Vladimir Putin has become an alarming figure in the West. But one person thinks that the Russian president’s actions could be a boon for the resurgent California space industry.
It is the military-industry complex where the opportunity for a Putin-inspired California comeback is greatest. The aerospace industry made the state a success — and brought millions into the middle class (including my grandmother, a line worker at North American Aviation), produced innovations from propeller-driven aeroplanes to satellites, and remade the state’s culture (historian Peter Westwick has shown how modern surfing owes a debt to aerospace engineers). Today, the industry is smaller but still cutting-edge, producing drones, satellites for commercial purposes, and space start-ups like Elon Musk’s SpaceX.
He goes on to compare Putin’s provocations to the launch of Sputnik in 1957 — an event that is widely credited with heating up the Cold War and spurring a space race between the U.S. and the U.S.S.R. that culminated in an American being the first human to walk on the Moon.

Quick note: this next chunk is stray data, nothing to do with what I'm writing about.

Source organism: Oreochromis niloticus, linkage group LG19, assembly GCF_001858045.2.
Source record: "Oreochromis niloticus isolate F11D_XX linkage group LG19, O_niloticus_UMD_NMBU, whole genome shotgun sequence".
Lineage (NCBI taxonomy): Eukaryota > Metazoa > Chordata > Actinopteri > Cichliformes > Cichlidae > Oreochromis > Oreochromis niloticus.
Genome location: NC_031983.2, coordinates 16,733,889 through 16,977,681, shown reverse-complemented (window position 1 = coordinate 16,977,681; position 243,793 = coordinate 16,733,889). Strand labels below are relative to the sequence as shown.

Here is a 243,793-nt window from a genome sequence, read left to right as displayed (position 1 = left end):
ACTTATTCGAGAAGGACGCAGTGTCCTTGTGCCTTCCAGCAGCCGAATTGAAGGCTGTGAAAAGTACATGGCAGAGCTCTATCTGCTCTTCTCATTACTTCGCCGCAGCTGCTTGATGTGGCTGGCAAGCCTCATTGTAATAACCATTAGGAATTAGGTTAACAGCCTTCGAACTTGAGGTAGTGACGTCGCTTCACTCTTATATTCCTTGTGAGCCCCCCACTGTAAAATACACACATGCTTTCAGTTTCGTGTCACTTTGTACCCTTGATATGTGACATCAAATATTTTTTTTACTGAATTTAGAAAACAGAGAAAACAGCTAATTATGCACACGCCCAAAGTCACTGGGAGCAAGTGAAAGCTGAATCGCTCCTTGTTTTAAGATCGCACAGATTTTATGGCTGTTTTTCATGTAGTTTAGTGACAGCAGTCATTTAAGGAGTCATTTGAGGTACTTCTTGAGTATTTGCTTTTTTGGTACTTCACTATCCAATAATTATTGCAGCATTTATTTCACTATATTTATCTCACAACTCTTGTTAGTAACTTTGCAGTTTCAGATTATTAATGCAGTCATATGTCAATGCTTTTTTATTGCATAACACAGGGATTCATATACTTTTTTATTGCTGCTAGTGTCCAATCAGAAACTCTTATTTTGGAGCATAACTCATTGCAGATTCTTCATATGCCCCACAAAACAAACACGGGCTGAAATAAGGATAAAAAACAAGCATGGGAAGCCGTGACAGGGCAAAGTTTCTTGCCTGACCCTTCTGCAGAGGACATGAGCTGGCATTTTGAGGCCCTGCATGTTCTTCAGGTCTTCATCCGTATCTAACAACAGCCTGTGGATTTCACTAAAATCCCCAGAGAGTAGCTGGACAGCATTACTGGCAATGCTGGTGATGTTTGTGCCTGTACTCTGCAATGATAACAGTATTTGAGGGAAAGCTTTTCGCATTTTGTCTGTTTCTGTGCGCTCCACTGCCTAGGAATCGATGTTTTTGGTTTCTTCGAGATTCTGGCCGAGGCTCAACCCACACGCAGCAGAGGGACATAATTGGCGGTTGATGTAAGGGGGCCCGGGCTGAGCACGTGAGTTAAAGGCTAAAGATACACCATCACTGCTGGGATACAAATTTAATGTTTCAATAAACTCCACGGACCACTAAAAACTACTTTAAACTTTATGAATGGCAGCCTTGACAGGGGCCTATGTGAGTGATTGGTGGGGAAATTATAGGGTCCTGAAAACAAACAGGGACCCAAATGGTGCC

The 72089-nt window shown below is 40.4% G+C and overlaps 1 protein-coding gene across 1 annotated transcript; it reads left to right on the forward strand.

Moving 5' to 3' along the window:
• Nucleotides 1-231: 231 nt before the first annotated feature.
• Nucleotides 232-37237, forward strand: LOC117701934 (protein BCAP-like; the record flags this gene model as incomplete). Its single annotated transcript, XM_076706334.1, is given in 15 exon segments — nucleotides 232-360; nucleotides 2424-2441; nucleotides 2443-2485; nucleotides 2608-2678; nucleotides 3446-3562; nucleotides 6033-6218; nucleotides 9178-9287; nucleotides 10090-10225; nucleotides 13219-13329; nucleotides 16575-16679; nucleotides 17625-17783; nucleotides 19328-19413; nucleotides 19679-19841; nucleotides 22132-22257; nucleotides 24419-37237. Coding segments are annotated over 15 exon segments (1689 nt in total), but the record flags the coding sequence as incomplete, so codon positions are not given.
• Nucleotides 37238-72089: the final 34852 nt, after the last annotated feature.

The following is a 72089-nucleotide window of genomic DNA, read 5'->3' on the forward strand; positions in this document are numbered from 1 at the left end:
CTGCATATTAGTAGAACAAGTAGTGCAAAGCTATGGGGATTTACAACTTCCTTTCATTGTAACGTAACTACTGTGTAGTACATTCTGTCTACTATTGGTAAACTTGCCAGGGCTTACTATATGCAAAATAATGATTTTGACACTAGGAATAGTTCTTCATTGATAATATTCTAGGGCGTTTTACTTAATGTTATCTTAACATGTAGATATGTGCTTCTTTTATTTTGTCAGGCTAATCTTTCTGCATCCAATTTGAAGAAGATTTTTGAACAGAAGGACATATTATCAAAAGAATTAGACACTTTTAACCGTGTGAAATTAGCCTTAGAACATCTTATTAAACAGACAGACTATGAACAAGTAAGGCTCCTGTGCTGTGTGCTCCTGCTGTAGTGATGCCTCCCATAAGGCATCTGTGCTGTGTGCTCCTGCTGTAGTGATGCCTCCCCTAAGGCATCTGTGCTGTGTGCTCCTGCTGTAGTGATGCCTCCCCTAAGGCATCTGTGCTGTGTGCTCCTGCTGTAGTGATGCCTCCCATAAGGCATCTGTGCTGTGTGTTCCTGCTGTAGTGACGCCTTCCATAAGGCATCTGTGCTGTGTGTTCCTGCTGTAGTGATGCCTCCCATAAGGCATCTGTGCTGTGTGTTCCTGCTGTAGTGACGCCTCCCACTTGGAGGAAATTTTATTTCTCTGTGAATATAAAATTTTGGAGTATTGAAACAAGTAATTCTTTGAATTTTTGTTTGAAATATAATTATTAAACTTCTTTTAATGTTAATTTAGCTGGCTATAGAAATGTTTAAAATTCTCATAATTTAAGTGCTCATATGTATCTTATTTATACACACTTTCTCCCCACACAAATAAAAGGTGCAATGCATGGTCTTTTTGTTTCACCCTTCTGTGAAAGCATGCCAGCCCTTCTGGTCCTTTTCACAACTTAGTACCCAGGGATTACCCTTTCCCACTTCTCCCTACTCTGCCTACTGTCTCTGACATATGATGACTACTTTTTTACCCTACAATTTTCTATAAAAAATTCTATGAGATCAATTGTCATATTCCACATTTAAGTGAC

To fund a rapid revival of the space business in California, he goes on to suggest a “Putin Tax” on “hard liquor, cigarettes, oil, and big houses.”
This is classic “opportunity in crisis” thinking and, for what it’s worth, Mathews is probably right that the aerospace industry in California hasn’t been the same since the Cold War ended. Absent major geopolitical changes, it was likely to enjoy gradual, limited growth. But with Putin in charge of what’s left of a once daunting U.S. rival, major geopolitical change may be on the horizon.
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